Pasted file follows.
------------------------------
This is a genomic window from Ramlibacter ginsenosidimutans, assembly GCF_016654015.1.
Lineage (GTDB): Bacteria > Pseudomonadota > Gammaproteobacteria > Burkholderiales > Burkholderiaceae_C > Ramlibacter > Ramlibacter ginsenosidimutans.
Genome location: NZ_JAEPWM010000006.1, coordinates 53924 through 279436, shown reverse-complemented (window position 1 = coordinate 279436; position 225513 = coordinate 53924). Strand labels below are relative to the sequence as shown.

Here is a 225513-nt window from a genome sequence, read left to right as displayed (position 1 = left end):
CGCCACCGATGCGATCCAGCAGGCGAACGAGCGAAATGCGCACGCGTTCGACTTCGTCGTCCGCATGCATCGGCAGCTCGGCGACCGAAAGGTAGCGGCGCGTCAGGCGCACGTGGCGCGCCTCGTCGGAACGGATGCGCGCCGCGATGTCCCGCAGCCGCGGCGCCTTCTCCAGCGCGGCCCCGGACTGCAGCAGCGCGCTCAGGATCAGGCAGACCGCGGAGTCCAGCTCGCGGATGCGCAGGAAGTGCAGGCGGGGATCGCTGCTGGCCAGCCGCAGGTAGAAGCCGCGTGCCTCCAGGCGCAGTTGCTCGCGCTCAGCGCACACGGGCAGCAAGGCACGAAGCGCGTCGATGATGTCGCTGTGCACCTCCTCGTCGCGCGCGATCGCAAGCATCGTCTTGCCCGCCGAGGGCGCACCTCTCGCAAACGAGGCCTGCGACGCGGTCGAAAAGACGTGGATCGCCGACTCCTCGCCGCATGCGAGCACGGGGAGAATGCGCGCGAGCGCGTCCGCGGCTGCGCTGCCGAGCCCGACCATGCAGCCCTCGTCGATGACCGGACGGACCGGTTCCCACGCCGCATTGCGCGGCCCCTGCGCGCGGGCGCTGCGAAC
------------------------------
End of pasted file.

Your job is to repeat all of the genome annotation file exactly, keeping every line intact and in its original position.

This is a genomic window from Ramlibacter ginsenosidimutans, assembly GCF_016654015.1.
Lineage (GTDB): Bacteria > Pseudomonadota > Gammaproteobacteria > Burkholderiales > Burkholderiaceae_C > Ramlibacter > Ramlibacter ginsenosidimutans.
Genome location: NZ_JAEPWM010000006.1, coordinates 53924 through 279436, shown reverse-complemented (window position 1 = coordinate 279436; position 225513 = coordinate 53924). Strand labels below are relative to the sequence as shown.

Here is a 225513-nt window from a genome sequence, read left to right as displayed (position 1 = left end):
CGCCACCGATGCGATCCAGCAGGCGAACGAGCGAAATGCGCACGCGTTCGACTTCGTCGTCCGCATGCATCGGCAGCTCGGCGACCGAAAGGTAGCGGCGCGTCAGGCGCACGTGGCGCGCCTCGTCGGAACGGATGCGCGCCGCGATGTCCCGCAGCCGCGGCGCCTTCTCCAGCGCGGCCCCGGACTGCAGCAGCGCGCTCAGGATCAGGCAGACCGCGGAGTCCAGCTCGCGGATGCGCAGGAAGTGCAGGCGGGGATCGCTGCTGGCCAGCCGCAGGTAGAAGCCGCGTGCCTCCAGGCGCAGTTGCTCGCGCTCAGCGCACACGGGCAGCAAGGCACGAAGCGCGTCGATGATGTCGCTGTGCACCTCCTCGTCGCGCGCGATCGCAAGCATCGTCTTGCCCGCCGAGGGCGCACCTCTCGCAAACGAGGCCTGCGACGCGGTCGAAAAGACGTGGATCGCCGACTCCTCGCCGCATGCGAGCACGGGGAGAATGCGCGCGAGCGCGTCCGCGGCTGCGCTGCCGAGCCCGACCATGCAGCCCTCGTCGATGACCGGACGGACCGGTTCCCACGCCGCATTGCGCGGCCCCTGCGCGCGGGCGCTGCGAAC